Fifty-two steps past the red doors of the Cannery, DuPierre would find himself at the gate of Miss Eloise's place. And there at the gate he would find leaning against the picket fence, a lavender bike with its pretty white basket that was decorated with daisies. This was the bicycle that the quaint Miss Eloise would ride each day to deliver her cut flowers to the market and in exchange bring back her bread, eggs and occasionally orange marmalade.
Andre DuPierre always took the time on his walk to peek into the bountiful garden of Miss Eloise's cottage. It was truly a jungle, but an organized jungle, each plant thoughtfully placed, each plant lovingly trimmed. Pinks and yellows, periwinkles and lilacs, as if a careless watercolorist had splattered his paints all through the garden. DuPierre would peek into this elegant little Eden to enjoy the art of it all, to be sure, but more so to catch a glimpse of Miss Eloise.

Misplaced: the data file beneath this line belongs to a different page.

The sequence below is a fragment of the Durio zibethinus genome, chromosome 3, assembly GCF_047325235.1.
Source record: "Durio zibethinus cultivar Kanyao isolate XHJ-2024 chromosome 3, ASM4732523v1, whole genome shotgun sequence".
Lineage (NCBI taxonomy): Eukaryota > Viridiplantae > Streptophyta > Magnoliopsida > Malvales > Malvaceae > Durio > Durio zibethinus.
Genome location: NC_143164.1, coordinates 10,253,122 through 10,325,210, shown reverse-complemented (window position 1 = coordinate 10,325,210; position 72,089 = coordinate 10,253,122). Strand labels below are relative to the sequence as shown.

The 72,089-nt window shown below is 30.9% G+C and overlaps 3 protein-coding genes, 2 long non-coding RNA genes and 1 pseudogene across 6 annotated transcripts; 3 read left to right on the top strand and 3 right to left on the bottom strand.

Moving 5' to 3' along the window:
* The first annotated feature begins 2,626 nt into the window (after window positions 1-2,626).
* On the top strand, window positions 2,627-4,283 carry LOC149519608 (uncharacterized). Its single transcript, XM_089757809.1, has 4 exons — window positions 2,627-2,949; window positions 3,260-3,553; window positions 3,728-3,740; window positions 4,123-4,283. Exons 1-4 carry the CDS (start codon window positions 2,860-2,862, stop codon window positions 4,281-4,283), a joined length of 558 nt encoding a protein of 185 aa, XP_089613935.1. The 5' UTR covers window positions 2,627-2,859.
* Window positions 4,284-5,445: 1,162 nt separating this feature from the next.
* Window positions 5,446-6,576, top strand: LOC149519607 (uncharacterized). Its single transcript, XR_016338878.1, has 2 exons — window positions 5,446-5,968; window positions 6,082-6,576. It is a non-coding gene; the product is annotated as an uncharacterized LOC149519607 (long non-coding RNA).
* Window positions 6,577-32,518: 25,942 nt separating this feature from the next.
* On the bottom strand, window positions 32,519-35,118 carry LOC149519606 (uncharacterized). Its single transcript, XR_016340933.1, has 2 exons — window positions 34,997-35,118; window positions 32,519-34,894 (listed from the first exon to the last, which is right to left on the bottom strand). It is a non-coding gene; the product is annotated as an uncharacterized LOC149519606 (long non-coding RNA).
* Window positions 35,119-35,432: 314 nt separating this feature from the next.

Miss Eloise was a miniature woman, petite in every way. Her grey hair was beautifully grey; her features were as if a china doll. Even when he could not catch sight of her, he loved to her lyrical voice singing country songs as she tended her realm. A glimpse of Miss Eloise would cause DuPierre to smile, something seldom done in his very private life.
DuPierre had never thought to open her gate and visit. That was something quite beyond him.